The Greek gods
The Greeks believed that gods and goddesses watched over them. The gods were like humans, but immortal (they lived for ever) and much more powerful.
A family of gods and goddesses lived in a cloud-palace above Mount Olympus, the highest mountain in Greece The gods looked down to watch what people were doing, and from time to time, interfered with what went on.
The gods did not always behave very well. Their king, Zeus, was always being unfaithful to his wife Hera. He appeared on Earth as a human or an animal to trick women he had fallen in love with.
Zeus and his family
Zeus was king of the gods. He threw thunderbolts to punish anyone who disobeyed him. His brother Poseidon was god of the sea. Another brother, Pluto (also called Hades), ruled the underworld.
Zeus had many children, among them Apollo, Artemis, Athena and Ares. Apollo was the sun god, and the god of the arts, medicine, music and poetry. His twin sister Artemis was goddess of the moon, and goddess of childbirth, and of all natural things. She is often shown as a hunter with a bow and arrow. Athena was goddess of wisdom, and of crafts such as spinning, weaving and pottery. Ares was the bad-tempered god of war - not even his own father liked him!
What were Greek temples like?
The Greeks put statues of the gods inside temples. Some temples were quite small, others very large and beautiful, with amazing decorations. The most famous temple in Greece is the Parthenon (which you can still see today) in Athens. Every city in Greece had a 'patron' god or goddess - a special god whom people believed protected them from harm.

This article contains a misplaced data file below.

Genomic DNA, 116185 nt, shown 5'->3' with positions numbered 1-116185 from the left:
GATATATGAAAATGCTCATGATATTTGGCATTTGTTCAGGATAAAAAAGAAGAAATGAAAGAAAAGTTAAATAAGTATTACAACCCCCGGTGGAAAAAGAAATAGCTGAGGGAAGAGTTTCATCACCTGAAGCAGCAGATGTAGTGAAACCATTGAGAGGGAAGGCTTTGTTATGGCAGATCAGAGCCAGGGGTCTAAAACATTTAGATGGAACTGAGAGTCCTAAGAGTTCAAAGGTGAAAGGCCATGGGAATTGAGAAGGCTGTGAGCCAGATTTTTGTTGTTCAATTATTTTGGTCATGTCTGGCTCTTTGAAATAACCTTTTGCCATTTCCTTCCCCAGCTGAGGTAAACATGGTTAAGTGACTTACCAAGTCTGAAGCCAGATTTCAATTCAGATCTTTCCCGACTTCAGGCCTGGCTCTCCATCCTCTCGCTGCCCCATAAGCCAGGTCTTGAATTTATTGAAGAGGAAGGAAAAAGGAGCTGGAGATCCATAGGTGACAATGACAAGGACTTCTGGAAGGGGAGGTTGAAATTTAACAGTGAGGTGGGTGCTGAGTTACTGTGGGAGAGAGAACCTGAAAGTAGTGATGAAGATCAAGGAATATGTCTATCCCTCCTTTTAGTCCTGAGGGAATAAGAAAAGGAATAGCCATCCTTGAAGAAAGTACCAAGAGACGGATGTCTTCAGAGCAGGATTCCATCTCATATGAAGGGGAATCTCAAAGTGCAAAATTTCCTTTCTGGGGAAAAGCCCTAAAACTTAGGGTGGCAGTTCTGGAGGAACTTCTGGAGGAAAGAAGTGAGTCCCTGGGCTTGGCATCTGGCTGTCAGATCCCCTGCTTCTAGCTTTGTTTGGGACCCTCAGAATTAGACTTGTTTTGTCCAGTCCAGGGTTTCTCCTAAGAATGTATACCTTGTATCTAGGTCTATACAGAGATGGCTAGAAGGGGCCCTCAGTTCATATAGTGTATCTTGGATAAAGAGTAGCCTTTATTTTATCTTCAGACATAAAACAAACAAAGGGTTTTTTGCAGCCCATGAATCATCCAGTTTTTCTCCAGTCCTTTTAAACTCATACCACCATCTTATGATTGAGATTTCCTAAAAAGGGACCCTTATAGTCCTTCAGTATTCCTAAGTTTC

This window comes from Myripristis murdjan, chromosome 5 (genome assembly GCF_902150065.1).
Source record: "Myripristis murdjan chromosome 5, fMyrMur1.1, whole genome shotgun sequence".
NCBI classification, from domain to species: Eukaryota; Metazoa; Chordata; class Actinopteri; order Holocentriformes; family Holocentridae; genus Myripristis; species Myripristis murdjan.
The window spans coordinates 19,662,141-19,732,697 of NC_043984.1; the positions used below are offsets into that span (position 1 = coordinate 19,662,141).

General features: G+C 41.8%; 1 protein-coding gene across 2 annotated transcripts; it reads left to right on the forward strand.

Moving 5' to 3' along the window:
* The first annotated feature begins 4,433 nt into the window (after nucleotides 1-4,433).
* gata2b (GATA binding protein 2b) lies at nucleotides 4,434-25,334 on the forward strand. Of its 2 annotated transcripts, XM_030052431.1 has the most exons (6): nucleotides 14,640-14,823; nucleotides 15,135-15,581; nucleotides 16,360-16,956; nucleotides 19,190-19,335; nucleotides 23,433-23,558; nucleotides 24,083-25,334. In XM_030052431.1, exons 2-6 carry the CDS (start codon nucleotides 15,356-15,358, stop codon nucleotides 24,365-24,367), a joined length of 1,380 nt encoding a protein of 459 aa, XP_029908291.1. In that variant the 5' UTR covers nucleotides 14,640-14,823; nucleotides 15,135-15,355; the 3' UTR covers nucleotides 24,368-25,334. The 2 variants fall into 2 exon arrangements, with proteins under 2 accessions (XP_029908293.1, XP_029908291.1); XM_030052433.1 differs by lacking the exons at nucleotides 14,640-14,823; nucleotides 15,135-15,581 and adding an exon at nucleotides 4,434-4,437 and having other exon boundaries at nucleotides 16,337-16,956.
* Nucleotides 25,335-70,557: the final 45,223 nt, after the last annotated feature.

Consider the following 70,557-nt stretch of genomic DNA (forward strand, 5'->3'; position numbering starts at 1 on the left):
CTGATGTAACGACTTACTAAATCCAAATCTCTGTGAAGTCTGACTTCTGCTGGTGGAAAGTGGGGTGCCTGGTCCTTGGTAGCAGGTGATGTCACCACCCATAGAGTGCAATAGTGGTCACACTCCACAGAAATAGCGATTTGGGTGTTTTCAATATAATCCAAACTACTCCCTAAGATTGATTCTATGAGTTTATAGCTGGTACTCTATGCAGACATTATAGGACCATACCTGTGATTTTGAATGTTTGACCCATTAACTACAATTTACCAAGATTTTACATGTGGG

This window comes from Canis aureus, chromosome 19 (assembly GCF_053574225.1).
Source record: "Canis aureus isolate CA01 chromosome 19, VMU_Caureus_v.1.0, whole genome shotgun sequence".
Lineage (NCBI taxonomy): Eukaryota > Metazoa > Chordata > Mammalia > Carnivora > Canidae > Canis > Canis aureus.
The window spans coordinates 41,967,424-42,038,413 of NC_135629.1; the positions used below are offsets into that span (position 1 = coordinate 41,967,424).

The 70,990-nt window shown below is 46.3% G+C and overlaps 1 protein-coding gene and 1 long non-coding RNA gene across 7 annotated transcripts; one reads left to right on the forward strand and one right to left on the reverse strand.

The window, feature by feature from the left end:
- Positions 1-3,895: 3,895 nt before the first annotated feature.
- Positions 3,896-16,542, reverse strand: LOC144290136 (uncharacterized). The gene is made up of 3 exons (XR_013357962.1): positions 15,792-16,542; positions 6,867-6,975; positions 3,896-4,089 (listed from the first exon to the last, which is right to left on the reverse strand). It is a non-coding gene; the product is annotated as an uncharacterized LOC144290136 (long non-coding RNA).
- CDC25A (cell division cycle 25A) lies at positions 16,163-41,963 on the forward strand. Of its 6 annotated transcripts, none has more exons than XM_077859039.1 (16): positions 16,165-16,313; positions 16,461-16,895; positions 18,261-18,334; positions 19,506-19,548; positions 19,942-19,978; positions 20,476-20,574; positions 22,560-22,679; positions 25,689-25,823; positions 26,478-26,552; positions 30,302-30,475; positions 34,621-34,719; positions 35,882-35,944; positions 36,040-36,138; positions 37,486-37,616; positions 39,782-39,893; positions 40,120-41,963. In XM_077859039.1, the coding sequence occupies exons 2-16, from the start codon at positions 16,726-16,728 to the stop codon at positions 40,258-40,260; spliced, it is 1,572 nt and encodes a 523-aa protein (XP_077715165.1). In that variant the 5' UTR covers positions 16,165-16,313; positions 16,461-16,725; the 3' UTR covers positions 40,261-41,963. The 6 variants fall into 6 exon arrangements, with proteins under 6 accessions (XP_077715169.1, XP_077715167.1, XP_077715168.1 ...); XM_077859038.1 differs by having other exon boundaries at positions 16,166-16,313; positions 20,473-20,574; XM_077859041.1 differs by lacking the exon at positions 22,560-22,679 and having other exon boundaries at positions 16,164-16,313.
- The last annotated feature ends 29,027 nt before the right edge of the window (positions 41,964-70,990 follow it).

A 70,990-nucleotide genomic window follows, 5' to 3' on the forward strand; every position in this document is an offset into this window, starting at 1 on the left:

People went to a temple to pray for help - perhaps when they were sick, going on a journey, or worried about the harvest. To please the gods, they brought gifts of money, flowers, food and drink, which were offered as sacrifices. Temple priests kept the most valuable gifts under guard in the temple treasury. Animals, such as cattle, were killed as sacrifices, and then people feasted on the roasted meat.
All Greeks loved stories about adventures and brave heroes. A hero was someone like Perseus. He killed the Gorgon Medusa, whose gaze turned people to stone. Perseus used his shield as a mirror, so he saw only her reflection - and was not turned to stone. Perseus also rescued a princess named Andromeda from a sea serpent - by using Medusa's head to turn the monster to stone!
The most famous Greek hero was Heracles (the Romans called him Hercules). Zeus was his father, and he was so strong he could kill a lion with his bare hands. He sailed with Jason and the Argonauts to find the Golden Fleece, and performed 12 "impossible" tasks, and was only killed by a trick - he put on a poisoned robe. Zeus liked Heracles so much he took the dead hero to Mount Olympus to live for ever with the gods.
Where did dead Greeks go?
Greeks believed the dead went to an Underworld, ruled by Pluto (he and his world were also known as Hades ). Good people and heroes went to the Elysian Fields (Elysium). Wicked people ended up in Tartarus, a horrid pit deep below the Underworld.
Pluto let his bride Persephone leave the gloomy Underworld for half the year. The time she spent above ground was the season when farm crops grew.
To reach the Underworld, the dead had to cross three rivers, called Acheron, Lethe and Styx. If they drank from Lethe, they forgot everything in their past lives. To cross the Styx, they had to pay Charon the grumpy ferryman. So at funerals a coin was placed in the mouth of the dead person, to pay Charon.